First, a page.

I’m going to try and ban myself from listening to it a fourth time, until I have the actual CD in my hands now, so I can admire the artwork and appreciate it as a whole. If anyone can think of any fitting deterrents, in the form of punishments or forfeits, in case I find it too hard to resist, please leave your suggestions in the form of comments…

Monday, 8 September 2008


Although it probably looks as though I haven’t written anything on this blog for quite a long time, August technically doesn’t count; in which case it’s only a couple of weeks. That’s alright then, isn’t it? The truth is, I’ve spent most of the last month working full-time and there haven’t really been many exciting things to tell. That aside, we took a short trip to Paris and I turned 22. The book’s also just passed the 100 mark in sales, so I’m on the celebratory red wine as I write this. You’d think I’d have spent a little more on it than £2.99 really…

As I write this, I can say with total certainty that I’m doing exactly the same thing I was this time a whole decade ago: listening to Mansun’s brilliant ‘Six’ LP.

No; my memory isn’t usually that accurate, but today one of my all time favourite albums celebrates its 10th anniversary. When I got the email about this a few weeks back, I did a bit of a double take. Misplacing August is one thing, but blinking long enough to miss a decade is something else altogether! This time back in 1998, I’d recently turned 12 and just started my second year at high school. I can clearly remember that feeling of sitting there, through another tedious geography class, eager to dash to Woolies and get my hands on this record. It’d taken me ages to save up for, but albums always used to feel that little bit more special when you'd spent weeks putting aside your pocket money for them. This one was particularly special, although I must admit to being pretty taken aback when I got back to my old home (3 Ansbro Avenue in those days), made a cup of tea and stuck it on the stereo.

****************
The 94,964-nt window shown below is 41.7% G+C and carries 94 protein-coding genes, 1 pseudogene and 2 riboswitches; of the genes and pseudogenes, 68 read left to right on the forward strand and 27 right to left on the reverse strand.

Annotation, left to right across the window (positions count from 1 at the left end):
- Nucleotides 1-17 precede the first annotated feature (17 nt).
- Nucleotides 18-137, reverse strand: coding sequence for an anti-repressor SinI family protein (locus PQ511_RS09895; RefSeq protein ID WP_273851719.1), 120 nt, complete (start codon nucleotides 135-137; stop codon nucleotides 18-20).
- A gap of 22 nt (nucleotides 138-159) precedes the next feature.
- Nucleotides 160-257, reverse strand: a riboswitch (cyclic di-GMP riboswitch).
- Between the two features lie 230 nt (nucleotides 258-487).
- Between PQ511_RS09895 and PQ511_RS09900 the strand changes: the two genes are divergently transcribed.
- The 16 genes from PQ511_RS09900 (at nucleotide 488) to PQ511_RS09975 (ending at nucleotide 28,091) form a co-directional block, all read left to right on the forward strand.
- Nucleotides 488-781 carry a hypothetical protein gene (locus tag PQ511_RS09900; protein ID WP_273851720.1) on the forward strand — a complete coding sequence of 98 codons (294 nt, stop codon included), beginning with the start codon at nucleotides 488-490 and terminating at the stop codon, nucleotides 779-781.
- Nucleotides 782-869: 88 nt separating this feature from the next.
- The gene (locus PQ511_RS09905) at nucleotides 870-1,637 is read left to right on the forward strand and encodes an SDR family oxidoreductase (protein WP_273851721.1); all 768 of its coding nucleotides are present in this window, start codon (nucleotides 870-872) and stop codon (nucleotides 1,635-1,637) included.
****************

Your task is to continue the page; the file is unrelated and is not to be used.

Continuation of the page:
Even today, it’s true to say that ‘Six’ is a baffling album; full of lengthy songs, darkly eccentric humour, multi-part epics, obscure idiosyncrasies, 'teapot solos' (to quote one magazine review a few years later) and the inspired addition of Tom Baker’s dulcet tones on the bizarre interlude. I quickly grew to love this brilliant, if downright weird, album and still count it among my favourites to this day (more on that one very soon). It’s also been the soundtrack to a lot of memories, both good and bad, and listening to it nowadays makes me realise just what a chaotic 10 years it’s been. It wasn’t long after this album’s release that I got ill, and whilst it has obvious associations with that particularly dark period, it reminds me of so much good stuff too: going to see the band live on the tour (the poster still hangs on my wall), crammed into Blackburn’s ‘King Georges Hall’, full of sweat and a heavy cloud of questionable substance. I’m sure my mum remembers that one too! This album was partly responsible for me meeting my closest friend (and definitely responsible for me rifling through his collection of ‘Prisoner’ videos.) It became as much a soundtrack to my years at high school as the Levellers did later on, and can probably be levelled with the charge of helping me discover Pink Floyd and progressive rock. Since then; I’ve been to college, visited so many amazing places, had several shit jobs, been to gigs, played gigs, made friends, lost friends, published my first book, grown my hair only to chop the lot off again and now here I am. God knows where the hell I’ll be 10 years from now, but I wouldn’t bet on it being where I expect. Probably quite the opposite, in fact. Even then, I can’t say for sure whether the world will be ready for the inspired madness of ‘Six’.

To be continued…